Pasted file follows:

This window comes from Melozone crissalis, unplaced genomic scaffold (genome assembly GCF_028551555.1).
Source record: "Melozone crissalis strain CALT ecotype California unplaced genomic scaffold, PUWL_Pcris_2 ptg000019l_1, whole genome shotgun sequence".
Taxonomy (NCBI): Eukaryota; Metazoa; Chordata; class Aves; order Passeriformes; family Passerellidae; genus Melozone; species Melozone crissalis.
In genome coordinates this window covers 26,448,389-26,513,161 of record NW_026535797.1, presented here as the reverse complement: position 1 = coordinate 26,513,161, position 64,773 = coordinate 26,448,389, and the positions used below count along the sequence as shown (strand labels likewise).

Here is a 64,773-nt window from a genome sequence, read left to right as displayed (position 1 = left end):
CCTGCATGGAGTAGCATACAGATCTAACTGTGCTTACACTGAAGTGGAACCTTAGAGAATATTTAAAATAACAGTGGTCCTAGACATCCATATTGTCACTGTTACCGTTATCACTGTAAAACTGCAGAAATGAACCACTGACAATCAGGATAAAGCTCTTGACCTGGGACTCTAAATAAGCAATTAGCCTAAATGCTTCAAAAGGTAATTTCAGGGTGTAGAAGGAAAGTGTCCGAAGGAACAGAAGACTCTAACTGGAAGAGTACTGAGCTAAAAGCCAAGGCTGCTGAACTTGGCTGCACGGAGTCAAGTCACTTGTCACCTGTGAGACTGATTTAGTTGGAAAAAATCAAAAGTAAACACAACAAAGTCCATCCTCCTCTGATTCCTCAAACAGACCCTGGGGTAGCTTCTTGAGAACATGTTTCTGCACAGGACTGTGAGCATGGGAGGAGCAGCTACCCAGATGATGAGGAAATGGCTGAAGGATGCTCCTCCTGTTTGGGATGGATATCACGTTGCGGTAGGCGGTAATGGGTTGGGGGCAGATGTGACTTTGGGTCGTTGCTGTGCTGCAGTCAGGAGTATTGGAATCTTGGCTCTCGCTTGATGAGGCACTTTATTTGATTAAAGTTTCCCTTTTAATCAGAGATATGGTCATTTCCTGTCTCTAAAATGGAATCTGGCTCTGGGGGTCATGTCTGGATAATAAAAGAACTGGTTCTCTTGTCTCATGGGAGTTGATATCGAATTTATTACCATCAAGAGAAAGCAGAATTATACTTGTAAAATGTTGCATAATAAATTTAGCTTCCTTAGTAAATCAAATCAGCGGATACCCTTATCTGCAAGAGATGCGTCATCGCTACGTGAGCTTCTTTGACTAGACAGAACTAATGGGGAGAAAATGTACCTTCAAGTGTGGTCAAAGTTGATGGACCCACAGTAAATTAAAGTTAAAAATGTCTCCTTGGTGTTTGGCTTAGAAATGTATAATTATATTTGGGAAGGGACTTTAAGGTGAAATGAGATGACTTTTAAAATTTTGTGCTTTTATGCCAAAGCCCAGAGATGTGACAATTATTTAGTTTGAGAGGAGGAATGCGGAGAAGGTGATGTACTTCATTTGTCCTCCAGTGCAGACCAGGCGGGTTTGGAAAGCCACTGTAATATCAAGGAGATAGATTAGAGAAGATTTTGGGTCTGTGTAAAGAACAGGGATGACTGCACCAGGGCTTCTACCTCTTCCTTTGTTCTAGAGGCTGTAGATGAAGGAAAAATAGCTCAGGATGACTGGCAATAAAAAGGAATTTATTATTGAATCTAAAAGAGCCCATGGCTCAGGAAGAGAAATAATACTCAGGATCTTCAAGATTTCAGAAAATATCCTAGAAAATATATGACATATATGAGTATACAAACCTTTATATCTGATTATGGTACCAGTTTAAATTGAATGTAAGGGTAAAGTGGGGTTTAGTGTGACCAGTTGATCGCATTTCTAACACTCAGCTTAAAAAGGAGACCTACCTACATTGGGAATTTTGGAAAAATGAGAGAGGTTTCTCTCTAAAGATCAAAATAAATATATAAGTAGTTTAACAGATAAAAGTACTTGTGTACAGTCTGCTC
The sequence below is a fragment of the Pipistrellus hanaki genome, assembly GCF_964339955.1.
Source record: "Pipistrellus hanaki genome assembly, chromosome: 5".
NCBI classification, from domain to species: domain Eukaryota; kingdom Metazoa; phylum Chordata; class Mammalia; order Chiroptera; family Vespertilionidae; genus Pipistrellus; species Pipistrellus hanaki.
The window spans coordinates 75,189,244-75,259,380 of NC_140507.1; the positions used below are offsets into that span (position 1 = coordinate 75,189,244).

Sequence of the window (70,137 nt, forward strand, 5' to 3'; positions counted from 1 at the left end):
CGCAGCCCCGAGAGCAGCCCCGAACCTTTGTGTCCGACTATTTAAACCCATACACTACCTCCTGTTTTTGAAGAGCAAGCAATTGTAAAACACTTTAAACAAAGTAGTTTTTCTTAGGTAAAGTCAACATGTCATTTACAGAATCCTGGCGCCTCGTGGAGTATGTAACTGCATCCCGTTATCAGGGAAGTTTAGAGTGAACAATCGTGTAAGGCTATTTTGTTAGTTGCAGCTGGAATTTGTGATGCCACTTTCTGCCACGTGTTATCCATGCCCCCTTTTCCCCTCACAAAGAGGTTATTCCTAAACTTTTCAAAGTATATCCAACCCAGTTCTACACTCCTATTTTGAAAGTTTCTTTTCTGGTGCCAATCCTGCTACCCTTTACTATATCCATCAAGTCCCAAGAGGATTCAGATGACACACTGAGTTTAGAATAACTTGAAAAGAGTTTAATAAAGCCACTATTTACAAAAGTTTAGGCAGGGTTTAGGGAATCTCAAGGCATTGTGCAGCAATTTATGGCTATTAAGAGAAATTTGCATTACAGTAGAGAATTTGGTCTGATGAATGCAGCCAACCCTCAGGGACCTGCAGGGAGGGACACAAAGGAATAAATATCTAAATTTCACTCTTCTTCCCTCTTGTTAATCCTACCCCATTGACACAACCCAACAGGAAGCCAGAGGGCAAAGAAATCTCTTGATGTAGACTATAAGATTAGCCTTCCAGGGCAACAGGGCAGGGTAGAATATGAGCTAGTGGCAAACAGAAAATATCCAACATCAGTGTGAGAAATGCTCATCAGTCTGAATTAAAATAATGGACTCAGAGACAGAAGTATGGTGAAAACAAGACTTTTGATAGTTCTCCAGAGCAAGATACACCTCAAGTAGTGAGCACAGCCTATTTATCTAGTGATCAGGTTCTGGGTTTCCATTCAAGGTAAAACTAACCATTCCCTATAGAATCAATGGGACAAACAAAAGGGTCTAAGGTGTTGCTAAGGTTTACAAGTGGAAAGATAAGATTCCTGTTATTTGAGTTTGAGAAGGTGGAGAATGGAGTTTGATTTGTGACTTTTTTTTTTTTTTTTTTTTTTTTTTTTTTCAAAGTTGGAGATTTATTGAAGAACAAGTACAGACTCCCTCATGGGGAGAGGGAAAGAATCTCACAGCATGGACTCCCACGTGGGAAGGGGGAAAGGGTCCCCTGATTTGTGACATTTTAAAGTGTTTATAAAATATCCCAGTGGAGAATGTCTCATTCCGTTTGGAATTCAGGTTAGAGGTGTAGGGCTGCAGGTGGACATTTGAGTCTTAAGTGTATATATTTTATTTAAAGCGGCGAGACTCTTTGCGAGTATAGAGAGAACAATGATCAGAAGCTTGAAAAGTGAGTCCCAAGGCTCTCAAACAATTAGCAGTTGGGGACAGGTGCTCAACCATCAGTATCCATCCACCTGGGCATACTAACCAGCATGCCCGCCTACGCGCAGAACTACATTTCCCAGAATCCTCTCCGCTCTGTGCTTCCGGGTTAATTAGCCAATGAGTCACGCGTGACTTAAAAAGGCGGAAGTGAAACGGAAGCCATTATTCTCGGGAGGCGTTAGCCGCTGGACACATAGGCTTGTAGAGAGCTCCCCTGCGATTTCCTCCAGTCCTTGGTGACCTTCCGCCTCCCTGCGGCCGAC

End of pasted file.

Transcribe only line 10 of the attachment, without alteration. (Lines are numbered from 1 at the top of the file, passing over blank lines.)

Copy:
The window spans coordinates 75,189,244-75,259,380 of NC_140507.1; the positions used below are offsets into that span (position 1 = coordinate 75,189,244).